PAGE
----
The concept could not be simpler, or at the same time more audacious: Two friends, out of touch for years on end, reunite in a tony New York City restaurant and get caught up with each other. No gimmicks; no distractions; no injections of comic relief on the part of the wait staff or the chef; just two men of wit, intelligence, and sharply divergent worldviews sharing the lives they've been living. Most people, when confronted with the film's concept, say: That's it? To which I'd reply: That's all you need.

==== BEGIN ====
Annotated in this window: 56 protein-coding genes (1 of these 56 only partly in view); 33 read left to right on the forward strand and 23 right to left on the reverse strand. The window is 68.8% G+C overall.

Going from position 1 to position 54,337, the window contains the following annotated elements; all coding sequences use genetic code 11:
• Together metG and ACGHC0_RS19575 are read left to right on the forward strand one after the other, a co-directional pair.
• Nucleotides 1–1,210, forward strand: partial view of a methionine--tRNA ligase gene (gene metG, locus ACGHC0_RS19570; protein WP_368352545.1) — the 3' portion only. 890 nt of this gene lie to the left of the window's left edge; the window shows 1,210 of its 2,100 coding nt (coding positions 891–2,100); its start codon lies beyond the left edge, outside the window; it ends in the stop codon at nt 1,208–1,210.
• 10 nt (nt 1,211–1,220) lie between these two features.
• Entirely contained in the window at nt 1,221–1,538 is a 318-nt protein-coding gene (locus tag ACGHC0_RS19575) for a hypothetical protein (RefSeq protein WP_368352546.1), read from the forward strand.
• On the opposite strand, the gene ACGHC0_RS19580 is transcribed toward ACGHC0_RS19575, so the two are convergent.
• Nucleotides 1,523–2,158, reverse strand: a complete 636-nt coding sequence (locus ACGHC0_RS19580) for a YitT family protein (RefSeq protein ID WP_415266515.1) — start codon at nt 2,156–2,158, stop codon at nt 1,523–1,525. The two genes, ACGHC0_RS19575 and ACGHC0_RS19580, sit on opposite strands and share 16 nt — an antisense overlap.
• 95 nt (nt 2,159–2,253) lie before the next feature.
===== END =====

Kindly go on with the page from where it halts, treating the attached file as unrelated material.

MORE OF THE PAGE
The André of the title is André Gregory, a longtime veteran of the theater, tall and greyhoundishly handsome in the manner of Roy Scheider. His friend is Wallace Shawn, a balding, rotund, squeaky-voiced fireplug of a man; Princess Bride fans will remember him immediately from that film as the cackling, villainous Vizzini. André and Wally are essentially playing versions of themselves, not improvising in real time (as many people mistakenly believed) but instead acting from a screenplay distilled down from dozens of hours of conversation between them.